Written and directed by Kenneth Branagh, Belfast is a heartwarming treat, with an economical running time: here’s our review.

There’s a moment a little while into Kenneth Branagh’s latest film, Belfast, where I didn’t quite notice Dame Judi Dench. It’s a criminal confession really, mitigated by the fact that Branagh frames his movie with unusual divides and slightly off-kilter angles, having characters have conversations in the background while others are busy at the fore. Thus, when Dench – brilliant as always, of course – starts to speak, my head jerked to the other side of the screen where she’d been quietly minding her own business. I found it quite a moment: both times I’ve seen the film now, she had the same surprise impact.

I bring this up to get across just what a big screen movie Belfast is. Never mind that this is one of Branagh’s more economical projects: the cinematic ambition is not shortchanged.

The film is effectively, in all but name, a very thinly veiled autobiographical snapshot of his life as a nine-year old in Belfast. Set in 1969, the movie – that Branagh also wrote – opens up with a glorious wide shot of the entire city, the camera gobbling up the landscape. Then, it drops gently into black and white as we head to a small street, and violence quickly breaks out.

It’s an arresting opening for a film that threatens to tonally stick around in dark places, a tale of a multi-generational family growing up against the backdrop of the Troubles. Where religion is quickly established as a dividing line, and a working class family makes do.

In this case, we have Cairtriona Balfe and Jamie Dornan as the parents of young Buddy, played by terrific breakthrough young performer Jude Hill. Then there’s Buddy’s grandparents, Ciaran Hinds and the aforementioned Dench, and a whole bunch of characters in the community who make them feel welcome and, let’s just say, less so in some cases.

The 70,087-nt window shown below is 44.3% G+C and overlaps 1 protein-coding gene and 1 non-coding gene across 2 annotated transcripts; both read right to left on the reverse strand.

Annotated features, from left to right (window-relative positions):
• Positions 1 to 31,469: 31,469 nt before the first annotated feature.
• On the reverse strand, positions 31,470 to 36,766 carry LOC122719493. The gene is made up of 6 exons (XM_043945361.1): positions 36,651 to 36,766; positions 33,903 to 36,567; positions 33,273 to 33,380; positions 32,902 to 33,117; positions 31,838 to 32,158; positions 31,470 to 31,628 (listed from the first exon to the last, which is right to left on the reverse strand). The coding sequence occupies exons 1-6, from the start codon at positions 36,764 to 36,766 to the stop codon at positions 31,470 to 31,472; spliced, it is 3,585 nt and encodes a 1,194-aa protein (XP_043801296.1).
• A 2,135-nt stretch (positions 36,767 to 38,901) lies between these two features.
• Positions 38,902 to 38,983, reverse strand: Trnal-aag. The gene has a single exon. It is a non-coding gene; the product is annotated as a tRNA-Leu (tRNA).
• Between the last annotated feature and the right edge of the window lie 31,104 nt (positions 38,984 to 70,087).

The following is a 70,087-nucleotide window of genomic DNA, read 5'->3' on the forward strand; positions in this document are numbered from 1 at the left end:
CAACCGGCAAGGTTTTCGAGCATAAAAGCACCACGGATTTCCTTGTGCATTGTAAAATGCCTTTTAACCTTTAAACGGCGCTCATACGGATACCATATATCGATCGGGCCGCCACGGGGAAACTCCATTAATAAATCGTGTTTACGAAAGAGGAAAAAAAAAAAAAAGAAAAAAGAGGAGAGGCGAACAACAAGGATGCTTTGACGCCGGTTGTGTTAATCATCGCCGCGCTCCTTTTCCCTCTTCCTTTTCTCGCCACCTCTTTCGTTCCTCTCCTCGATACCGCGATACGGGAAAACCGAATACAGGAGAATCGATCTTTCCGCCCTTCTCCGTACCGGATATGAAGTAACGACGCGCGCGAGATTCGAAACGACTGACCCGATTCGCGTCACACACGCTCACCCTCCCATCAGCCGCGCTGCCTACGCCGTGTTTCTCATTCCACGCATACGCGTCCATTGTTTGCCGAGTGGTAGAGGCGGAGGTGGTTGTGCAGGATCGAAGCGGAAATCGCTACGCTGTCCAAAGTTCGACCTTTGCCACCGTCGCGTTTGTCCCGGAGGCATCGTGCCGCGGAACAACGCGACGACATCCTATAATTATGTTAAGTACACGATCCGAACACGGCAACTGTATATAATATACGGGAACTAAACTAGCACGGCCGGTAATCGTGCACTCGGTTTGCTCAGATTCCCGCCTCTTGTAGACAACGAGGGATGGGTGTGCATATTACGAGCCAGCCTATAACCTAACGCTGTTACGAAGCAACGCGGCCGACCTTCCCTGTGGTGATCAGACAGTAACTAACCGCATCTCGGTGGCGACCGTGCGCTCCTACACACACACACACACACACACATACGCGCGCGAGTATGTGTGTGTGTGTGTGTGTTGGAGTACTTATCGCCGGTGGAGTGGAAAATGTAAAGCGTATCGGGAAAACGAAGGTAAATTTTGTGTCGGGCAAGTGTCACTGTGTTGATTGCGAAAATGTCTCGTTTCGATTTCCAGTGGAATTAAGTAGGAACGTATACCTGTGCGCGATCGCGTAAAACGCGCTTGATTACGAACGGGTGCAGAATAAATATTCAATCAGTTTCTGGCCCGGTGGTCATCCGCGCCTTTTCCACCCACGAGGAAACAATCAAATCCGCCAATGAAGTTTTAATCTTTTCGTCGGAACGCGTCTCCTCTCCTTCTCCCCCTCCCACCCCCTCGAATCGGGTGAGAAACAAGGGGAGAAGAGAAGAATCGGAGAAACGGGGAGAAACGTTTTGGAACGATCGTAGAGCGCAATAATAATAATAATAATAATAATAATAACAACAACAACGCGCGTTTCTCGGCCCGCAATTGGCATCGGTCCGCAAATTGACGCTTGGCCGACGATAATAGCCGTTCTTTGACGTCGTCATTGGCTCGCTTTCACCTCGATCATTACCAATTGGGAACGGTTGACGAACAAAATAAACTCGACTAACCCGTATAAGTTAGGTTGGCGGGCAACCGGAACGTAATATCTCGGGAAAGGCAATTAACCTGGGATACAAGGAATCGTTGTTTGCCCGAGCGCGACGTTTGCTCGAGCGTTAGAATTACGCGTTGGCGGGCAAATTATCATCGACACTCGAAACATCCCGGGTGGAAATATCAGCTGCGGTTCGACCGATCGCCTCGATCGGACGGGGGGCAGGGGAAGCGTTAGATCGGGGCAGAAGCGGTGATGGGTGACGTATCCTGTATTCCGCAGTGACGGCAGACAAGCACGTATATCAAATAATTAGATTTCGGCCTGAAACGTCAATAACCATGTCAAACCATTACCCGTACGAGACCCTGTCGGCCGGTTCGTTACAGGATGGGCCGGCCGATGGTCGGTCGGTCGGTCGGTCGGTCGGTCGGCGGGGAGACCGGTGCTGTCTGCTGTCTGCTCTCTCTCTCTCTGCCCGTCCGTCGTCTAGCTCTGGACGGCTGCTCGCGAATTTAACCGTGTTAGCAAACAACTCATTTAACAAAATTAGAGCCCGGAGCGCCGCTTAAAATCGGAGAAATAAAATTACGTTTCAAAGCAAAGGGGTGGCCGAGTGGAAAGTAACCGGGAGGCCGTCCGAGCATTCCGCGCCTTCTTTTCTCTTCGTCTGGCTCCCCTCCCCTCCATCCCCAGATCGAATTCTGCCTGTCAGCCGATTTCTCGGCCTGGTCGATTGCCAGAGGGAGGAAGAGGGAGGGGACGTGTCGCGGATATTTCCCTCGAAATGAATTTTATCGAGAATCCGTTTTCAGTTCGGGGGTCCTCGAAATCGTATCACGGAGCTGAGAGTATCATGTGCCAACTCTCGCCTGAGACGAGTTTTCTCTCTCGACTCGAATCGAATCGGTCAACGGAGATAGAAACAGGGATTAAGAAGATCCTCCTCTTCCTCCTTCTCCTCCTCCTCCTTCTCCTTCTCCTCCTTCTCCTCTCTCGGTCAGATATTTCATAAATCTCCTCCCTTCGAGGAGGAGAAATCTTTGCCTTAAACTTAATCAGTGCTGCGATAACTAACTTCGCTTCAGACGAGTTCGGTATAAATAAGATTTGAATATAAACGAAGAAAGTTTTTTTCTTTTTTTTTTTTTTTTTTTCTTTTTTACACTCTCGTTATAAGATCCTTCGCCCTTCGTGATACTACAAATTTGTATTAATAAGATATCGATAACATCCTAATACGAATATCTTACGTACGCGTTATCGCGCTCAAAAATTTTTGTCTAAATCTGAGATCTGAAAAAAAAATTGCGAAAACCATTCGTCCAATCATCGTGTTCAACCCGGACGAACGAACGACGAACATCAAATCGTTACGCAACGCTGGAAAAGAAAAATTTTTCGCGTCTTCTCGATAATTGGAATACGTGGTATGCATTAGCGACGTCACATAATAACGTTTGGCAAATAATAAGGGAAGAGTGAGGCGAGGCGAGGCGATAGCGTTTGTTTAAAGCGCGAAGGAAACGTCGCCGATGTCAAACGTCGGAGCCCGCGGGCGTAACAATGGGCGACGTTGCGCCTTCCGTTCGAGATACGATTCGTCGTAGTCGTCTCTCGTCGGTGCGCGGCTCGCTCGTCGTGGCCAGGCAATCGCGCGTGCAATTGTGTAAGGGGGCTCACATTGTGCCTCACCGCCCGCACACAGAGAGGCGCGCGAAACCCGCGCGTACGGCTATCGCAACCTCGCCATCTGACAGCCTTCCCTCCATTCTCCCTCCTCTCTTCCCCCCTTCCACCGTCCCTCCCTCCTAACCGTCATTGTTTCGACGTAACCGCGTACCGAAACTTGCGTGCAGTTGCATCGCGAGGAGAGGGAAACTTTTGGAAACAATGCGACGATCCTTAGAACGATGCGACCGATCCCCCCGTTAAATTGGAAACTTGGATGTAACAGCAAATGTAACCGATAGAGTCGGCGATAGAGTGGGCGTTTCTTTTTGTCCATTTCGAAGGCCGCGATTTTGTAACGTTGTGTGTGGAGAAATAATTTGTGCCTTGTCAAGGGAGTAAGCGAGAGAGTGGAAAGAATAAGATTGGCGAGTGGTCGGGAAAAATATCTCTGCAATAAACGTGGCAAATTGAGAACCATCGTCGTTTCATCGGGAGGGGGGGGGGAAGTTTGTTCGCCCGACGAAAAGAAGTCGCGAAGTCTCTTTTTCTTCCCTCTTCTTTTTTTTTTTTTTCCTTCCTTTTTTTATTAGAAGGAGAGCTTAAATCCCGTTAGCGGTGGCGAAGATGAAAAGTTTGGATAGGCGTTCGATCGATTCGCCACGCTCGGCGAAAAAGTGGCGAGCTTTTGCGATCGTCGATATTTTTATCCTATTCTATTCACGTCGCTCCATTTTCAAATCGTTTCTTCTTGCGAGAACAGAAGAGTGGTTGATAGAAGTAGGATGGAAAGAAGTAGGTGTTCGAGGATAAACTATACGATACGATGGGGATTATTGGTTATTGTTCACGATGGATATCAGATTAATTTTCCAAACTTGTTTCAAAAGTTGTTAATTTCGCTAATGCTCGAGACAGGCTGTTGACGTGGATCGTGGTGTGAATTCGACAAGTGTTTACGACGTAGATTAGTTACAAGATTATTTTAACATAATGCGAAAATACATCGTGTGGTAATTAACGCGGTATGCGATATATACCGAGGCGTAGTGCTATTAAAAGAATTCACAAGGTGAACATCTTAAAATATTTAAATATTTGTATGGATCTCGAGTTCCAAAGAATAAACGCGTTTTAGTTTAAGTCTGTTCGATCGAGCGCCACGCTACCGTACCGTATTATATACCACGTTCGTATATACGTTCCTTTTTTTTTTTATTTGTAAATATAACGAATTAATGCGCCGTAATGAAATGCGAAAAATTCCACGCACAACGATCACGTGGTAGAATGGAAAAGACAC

It’s a bubbling snapshot of life that Branagh frames through the eyes of young Buddy, often keeping his camera low. And what that opening gives way too is a quite superb family drama, bristling with wit and not short of gutsy laugh out loud moments. The interplay between the characters is warm and quick, the conversations oftentimes quickly brought to a close by a razor-sharp punchline, and a dynamic that sees the older characters finding smiles where they can, and younger ones talking about surviving against a dangerous, intimidating backdrop.

What Branagh does though is make sure it’s all mixed together. There’s the delight of young Buddy as he gets to watch Star Trek on the telly or go to the movies. There’s the continual pressure his mum and dad face, the latter having to work away in England even as his family face threats to move away. The film melts into colour as they take a trip to the cinema, and slides back into black and white once they’re back home. It’s a taste of an everyday life, indiscriminately jumping between the highs and lows, even as more and more barbed wire seems to go up around them.

As much as this is Buddy’s tale in the film, we’re left in little doubt he has a huge extended family. Be it Ciaran Hinds imparting wisdom on the toilet, a tender conversation where we’re left in little doubt that the senior generation has as many stories of love and happiness, or a moment where his parents get to forget their problems for a night and just dance, it’s a wonderful mosaic of moments. The unifying thread being life in a city that Branagh brings to the screen with affection, for all its difficulties. His wide-eyed as he looks at the area, even as parts of it fall apart. Yet this could have been a very, very different film. That it emerges as warm, as human and as funny as it does is really something.

But this is Branagh’s story, told very much his way. His songbook zips happily to the events on screen, his cameras swirls when it needs to and just watches when it doesn’t, and the silences and human looks count just as much as the dialogue. He’s directed nearly 20 films now has Branagh, and I’ve liked a large number of them. But this, as much as it feels like a man delving back into his youth, hugely benefits from the experience he’s built up. As much what he chooses not to do, as what he does.

I loved Belfast. It may come and go off the screen in under 100 minutes – and that in itself is something to salute – but it’s going to hang around a whole lot longer than that. Do see it: on a big screen if possible.

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